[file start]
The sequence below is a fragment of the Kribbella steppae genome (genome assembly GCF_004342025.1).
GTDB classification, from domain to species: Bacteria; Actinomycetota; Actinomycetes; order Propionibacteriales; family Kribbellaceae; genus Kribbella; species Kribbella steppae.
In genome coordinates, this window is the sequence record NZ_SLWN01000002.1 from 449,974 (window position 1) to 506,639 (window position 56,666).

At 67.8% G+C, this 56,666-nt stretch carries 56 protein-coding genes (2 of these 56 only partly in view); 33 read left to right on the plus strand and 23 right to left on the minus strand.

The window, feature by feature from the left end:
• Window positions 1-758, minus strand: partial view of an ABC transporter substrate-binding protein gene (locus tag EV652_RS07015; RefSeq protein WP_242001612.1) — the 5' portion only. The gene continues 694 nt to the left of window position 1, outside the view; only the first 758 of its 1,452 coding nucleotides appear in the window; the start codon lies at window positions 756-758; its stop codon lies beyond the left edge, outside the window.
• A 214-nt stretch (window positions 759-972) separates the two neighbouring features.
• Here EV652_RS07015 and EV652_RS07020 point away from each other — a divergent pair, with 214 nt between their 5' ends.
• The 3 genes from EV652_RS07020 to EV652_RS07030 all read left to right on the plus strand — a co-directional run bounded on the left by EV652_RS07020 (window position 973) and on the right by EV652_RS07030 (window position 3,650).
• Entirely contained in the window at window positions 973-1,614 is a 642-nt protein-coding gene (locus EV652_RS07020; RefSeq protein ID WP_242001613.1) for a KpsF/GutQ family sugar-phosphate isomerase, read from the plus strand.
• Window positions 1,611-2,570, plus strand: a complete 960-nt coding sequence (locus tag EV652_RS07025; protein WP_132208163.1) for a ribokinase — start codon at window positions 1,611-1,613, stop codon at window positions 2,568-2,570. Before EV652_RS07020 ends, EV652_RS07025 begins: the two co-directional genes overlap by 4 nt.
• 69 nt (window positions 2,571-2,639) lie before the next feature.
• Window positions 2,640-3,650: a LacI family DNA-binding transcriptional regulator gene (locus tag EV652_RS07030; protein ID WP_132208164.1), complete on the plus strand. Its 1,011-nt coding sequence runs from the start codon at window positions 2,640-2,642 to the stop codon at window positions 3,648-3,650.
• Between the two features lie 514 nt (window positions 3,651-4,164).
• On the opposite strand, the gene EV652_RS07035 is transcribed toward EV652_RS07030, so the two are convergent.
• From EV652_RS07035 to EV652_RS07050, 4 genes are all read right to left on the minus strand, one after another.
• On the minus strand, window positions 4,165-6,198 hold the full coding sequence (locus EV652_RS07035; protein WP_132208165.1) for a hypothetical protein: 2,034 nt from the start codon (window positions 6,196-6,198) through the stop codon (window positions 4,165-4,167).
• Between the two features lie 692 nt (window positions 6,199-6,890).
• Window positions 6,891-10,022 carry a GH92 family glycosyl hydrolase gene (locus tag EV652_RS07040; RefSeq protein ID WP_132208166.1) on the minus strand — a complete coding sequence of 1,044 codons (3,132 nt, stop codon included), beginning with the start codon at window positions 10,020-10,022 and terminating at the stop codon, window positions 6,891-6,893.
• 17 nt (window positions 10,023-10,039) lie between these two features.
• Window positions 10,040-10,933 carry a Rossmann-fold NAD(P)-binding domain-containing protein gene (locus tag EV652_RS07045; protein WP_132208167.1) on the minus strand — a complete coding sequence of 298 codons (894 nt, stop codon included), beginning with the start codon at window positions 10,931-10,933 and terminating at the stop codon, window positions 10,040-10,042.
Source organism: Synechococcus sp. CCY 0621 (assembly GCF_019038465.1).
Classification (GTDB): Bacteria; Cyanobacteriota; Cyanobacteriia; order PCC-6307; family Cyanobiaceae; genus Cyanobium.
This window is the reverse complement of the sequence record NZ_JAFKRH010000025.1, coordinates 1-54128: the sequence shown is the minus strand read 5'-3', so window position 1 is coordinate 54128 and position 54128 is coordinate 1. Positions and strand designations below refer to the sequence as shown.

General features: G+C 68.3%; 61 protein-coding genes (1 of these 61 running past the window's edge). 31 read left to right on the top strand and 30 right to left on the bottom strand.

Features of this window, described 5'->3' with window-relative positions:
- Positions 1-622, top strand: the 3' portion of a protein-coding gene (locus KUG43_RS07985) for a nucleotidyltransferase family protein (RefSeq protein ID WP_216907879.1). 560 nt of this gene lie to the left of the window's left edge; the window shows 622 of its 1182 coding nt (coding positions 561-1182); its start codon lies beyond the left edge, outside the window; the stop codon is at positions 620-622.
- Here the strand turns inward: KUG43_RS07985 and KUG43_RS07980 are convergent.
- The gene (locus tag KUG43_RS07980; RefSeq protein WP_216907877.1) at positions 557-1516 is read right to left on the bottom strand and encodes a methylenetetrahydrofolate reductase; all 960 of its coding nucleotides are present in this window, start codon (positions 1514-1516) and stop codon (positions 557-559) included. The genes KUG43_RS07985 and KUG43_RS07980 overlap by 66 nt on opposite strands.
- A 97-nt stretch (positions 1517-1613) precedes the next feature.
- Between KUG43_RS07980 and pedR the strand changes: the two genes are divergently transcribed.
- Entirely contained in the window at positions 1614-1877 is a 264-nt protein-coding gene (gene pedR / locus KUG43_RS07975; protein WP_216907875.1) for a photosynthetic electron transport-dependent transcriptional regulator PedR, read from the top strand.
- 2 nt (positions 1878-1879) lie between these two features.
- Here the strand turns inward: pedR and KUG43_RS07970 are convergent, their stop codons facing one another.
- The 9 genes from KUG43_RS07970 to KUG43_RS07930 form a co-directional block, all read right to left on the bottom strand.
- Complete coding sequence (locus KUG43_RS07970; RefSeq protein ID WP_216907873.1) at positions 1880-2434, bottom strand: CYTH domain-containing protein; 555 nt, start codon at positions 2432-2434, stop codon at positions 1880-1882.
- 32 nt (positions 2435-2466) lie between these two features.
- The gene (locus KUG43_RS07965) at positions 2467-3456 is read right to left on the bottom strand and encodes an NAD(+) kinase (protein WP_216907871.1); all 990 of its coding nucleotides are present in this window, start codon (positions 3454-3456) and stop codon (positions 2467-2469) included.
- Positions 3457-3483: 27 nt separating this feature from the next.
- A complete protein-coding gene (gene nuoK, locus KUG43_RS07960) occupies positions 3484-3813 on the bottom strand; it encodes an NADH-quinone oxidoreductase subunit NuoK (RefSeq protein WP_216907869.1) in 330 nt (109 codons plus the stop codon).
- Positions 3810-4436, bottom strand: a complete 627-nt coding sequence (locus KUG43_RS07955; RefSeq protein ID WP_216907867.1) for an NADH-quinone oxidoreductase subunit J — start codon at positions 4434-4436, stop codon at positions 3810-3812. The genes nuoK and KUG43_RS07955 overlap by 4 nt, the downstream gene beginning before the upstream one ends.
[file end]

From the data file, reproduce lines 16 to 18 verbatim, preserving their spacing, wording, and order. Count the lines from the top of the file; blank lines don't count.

• From EV652_RS07035 to EV652_RS07050, 4 genes are all read right to left on the minus strand, one after another.
• On the minus strand, window positions 4,165-6,198 hold the full coding sequence (locus EV652_RS07035; protein WP_132208165.1) for a hypothetical protein: 2,034 nt from the start codon (window positions 6,196-6,198) through the stop codon (window positions 4,165-4,167).
• Between the two features lie 692 nt (window positions 6,199-6,890).